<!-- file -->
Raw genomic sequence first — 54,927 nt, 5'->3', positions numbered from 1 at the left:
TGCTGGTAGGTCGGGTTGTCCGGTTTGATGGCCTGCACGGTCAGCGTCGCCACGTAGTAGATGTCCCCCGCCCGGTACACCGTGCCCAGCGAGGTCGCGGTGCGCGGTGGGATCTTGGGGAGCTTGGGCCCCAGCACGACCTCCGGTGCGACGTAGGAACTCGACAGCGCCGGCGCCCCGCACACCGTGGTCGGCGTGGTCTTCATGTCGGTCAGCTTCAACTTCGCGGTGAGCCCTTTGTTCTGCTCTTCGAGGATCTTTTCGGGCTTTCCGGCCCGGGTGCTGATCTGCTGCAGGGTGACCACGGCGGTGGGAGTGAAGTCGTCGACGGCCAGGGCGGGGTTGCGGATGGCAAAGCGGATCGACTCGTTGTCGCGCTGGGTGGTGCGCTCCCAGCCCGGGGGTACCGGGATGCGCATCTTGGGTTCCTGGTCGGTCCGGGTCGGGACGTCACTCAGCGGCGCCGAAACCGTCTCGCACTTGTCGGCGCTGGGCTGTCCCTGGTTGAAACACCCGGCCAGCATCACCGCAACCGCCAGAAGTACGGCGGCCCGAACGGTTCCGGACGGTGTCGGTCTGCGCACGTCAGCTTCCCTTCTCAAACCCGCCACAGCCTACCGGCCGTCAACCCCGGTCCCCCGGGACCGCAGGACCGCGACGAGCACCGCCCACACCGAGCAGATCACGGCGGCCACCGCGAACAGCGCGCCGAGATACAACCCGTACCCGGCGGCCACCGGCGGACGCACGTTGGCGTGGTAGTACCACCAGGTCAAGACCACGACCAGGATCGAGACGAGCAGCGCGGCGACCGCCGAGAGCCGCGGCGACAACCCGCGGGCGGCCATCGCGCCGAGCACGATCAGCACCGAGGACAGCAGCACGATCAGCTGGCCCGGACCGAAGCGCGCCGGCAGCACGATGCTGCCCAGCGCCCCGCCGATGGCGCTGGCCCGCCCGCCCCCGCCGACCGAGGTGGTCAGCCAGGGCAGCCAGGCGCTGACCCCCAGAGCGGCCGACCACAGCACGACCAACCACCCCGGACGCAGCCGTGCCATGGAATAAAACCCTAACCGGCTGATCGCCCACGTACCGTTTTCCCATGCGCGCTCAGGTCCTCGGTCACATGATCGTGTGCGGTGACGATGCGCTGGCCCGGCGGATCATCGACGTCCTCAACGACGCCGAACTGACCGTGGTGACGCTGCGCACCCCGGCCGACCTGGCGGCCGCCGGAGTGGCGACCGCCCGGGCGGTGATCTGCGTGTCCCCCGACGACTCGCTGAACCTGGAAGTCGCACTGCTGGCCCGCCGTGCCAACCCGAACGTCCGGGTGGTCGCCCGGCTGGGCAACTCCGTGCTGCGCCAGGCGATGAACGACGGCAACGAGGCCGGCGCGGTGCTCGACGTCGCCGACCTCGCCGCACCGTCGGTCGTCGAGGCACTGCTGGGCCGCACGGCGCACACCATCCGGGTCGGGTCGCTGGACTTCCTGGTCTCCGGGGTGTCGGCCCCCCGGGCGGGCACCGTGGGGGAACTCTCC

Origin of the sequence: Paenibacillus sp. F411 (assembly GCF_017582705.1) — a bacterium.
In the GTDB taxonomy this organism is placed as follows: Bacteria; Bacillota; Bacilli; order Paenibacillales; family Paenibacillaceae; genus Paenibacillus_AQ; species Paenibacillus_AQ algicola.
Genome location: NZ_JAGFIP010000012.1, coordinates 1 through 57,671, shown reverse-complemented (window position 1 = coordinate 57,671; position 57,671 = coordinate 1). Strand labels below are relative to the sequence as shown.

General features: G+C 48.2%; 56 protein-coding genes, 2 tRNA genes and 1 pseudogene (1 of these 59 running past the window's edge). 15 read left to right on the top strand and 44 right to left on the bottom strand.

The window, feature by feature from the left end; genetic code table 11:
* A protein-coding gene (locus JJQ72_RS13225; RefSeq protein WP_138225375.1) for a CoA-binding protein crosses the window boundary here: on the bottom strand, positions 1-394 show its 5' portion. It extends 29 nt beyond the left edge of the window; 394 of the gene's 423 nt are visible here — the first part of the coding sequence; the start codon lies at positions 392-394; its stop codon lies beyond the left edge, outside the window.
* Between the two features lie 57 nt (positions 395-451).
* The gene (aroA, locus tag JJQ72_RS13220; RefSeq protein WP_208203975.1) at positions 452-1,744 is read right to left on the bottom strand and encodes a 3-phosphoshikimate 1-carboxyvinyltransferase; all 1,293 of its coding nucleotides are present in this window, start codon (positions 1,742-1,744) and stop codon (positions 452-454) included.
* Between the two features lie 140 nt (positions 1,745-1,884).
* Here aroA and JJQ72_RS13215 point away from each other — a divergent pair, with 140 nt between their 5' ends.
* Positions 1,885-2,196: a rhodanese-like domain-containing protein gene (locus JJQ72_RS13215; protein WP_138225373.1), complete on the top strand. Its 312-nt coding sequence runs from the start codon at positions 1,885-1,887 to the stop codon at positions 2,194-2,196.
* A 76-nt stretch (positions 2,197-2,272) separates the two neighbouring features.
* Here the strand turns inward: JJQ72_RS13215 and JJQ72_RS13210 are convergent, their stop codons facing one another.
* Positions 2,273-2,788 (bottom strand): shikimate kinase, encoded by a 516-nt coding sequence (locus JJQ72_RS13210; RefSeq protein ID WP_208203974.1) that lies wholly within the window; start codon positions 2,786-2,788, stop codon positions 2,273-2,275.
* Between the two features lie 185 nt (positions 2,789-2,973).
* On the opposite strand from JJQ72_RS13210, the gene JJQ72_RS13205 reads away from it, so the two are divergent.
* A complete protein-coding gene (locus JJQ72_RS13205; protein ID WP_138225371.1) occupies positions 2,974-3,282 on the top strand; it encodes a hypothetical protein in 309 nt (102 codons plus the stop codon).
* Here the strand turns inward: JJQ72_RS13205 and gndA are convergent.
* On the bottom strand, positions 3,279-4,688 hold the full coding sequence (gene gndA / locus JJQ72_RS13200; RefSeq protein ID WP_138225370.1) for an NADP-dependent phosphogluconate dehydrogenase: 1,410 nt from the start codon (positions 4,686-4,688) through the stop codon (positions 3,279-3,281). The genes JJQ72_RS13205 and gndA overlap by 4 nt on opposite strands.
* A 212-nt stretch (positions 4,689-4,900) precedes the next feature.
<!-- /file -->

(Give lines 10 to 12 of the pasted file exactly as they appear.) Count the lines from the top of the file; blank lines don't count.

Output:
* The gene (aroA, locus tag JJQ72_RS13220; RefSeq protein WP_208203975.1) at positions 452-1,744 is read right to left on the bottom strand and encodes a 3-phosphoshikimate 1-carboxyvinyltransferase; all 1,293 of its coding nucleotides are present in this window, start codon (positions 1,742-1,744) and stop codon (positions 452-454) included.
* Between the two features lie 140 nt (positions 1,745-1,884).
* Here aroA and JJQ72_RS13215 point away from each other — a divergent pair, with 140 nt between their 5' ends.